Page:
General Gayety: A blast from the presidential past

By |2018-01-16T04:06:03-05:00October 31st, 2017|Opinions|

By Leslie Robinson

The death of former President Gerald Ford has resurrected the name of Oliver “Billy” Sipple. He’s the fellow credited with saving Ford from an assassination attempt. I’m not sure I ever knew Sipple was gay, or that his heroism was his undoing. n fact, you could fill the San Andreas Fault with what I didn’t know about him.
No longer. I’ve studied up on the guy who made it possible for President Ford to reach the stately age of 93.
In one month in 1975, Ford must’ve felt like a human bull’s eye. On Sept. 5, Lynette “Squeaky” Fromme, a member of the oh-so dysfunctional Charles Manson family, flubbed an attempt to fire at him in Sacramento.
On the 22nd, Ford exited the St. Francis Hotel in San Francisco, and waved to the crowd of about 3,000 people gathered to see him. Two shots rang out. The first barely missed him. The second angled five feet wide, not because Sara Jane Moore was a lousy shot, but because Billy Sipple had lunged at her as she pulled the trigger.
President Ford, the month of September, the state of California and possessed women did not mix.
Neither, as it turned out, did Sipple and the press. Dying for tidbits about the new national hero, reporters dug Sipple, according to Wikipedia, wanted no mention of his orientation, as neither his mother nor his employer knew the truth.

Openly gay San Francisco Supervisor Harvey Milk blabbed. He called Sipple a “gay hero,” and said his actions “will help break the stereotype of homosexuals.” Gay lib groups urged the local press to acknowledge Sipple as a gay champion.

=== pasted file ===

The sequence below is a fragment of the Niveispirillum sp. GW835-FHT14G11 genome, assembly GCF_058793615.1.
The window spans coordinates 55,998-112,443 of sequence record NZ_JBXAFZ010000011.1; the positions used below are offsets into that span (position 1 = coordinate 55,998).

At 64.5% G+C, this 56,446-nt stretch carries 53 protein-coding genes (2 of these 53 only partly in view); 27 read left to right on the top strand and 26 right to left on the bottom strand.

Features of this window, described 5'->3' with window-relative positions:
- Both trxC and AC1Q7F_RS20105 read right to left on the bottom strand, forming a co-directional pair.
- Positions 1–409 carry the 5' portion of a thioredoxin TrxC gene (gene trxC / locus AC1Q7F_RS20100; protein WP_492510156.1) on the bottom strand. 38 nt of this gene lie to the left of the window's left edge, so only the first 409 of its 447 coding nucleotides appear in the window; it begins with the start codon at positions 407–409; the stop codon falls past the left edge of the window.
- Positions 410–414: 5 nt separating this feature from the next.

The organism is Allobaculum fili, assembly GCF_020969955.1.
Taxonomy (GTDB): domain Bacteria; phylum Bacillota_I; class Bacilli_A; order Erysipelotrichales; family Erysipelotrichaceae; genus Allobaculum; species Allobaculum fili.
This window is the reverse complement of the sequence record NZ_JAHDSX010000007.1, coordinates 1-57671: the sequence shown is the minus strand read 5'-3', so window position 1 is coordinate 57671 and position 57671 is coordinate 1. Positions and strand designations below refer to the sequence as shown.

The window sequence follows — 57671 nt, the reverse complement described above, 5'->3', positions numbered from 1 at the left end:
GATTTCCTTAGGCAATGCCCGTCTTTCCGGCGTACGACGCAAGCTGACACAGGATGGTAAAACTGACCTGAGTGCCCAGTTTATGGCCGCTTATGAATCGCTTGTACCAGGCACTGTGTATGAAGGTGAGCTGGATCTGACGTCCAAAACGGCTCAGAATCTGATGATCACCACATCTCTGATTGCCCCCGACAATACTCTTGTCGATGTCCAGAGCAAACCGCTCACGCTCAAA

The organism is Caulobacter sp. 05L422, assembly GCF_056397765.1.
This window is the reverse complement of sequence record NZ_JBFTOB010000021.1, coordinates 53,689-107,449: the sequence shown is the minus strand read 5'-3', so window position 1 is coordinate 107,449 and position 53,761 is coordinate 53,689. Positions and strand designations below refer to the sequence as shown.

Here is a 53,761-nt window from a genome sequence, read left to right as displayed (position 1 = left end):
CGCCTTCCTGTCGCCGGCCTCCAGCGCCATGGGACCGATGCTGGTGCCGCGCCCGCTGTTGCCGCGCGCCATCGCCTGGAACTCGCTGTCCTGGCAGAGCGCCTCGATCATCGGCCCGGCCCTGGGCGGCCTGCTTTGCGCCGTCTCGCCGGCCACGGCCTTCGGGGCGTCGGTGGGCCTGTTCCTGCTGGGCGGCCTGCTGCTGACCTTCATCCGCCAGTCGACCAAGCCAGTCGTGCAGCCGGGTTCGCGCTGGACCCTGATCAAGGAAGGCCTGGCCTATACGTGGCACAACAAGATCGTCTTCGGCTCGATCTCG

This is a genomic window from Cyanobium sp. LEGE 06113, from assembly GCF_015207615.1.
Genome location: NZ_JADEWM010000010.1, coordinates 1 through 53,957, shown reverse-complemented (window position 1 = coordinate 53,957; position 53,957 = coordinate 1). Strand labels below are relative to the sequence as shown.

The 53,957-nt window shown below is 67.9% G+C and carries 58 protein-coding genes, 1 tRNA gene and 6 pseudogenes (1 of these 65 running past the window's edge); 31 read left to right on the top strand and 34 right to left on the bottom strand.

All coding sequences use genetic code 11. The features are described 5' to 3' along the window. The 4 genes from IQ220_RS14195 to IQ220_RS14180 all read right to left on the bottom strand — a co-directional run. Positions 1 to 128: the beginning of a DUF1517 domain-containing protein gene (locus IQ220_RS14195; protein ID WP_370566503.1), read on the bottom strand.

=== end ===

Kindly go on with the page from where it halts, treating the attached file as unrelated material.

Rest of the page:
I can practically see the bell-bottomed, shaggy-haired clash between what Sipple needed and the community needed. Not exactly a concept stuck in time, is it?
Two days after Sipple deflected Moore’s shot, The San Francisco Chronicle ran a piece saying one reason the White House hadn’t yet thanked Sipple was he was gay. His mother reacted to the outing by cutting off contact with her boy. His relations with his relations never healed.
Sipple was shocked by the outing, noted, and stated, “My sexual orientation has nothing at all to do with saving the president’s life, just as the color of my eyes or my race has nothing to do with what happened in front of the St. Francis Hotel.”
He took the time-honored American route of suing The Chronicle and other newspapers for invading his privacy. The legal process took the time-honored American route of dragging on until 1984, when he lost for good.
Born in Detroit, Sipple had served as a Marine in Vietnam, where he was wounded. He was then in and out of VA hospitals, apparently suffering both physically and psychologically. After his excruciating brush with celebrity, his physical and mental health plummeted, and he cozied up with booze. He was found dead in his apartment in 1989 at the age of 47. Police said he’d been dead for two weeks.
For him, Sipple’s 15 minutes of fame were 16 minutes too many. It seems that military service and probably the closet roughed him up; being a hero finished him off.
His quick action that day aided Ford and the nation, and likely helped the gay reputation, too. But I’ll bet Sipple many times wished he’d heeded the words of a famously cheesy song of the day: “Billy, don’t be a hero.”
Only 30 people attended his funeral. Now, at least, we can celebrate that Billy Sipple, like Mark Bingham, showed that heroism is a color gay people can wear.

About the Author:

BTL Staff
Between The Lines has been publishing LGBTQ-related content in Southeast Michigan since the early '90s. This year marks the publication's 27th anniversary.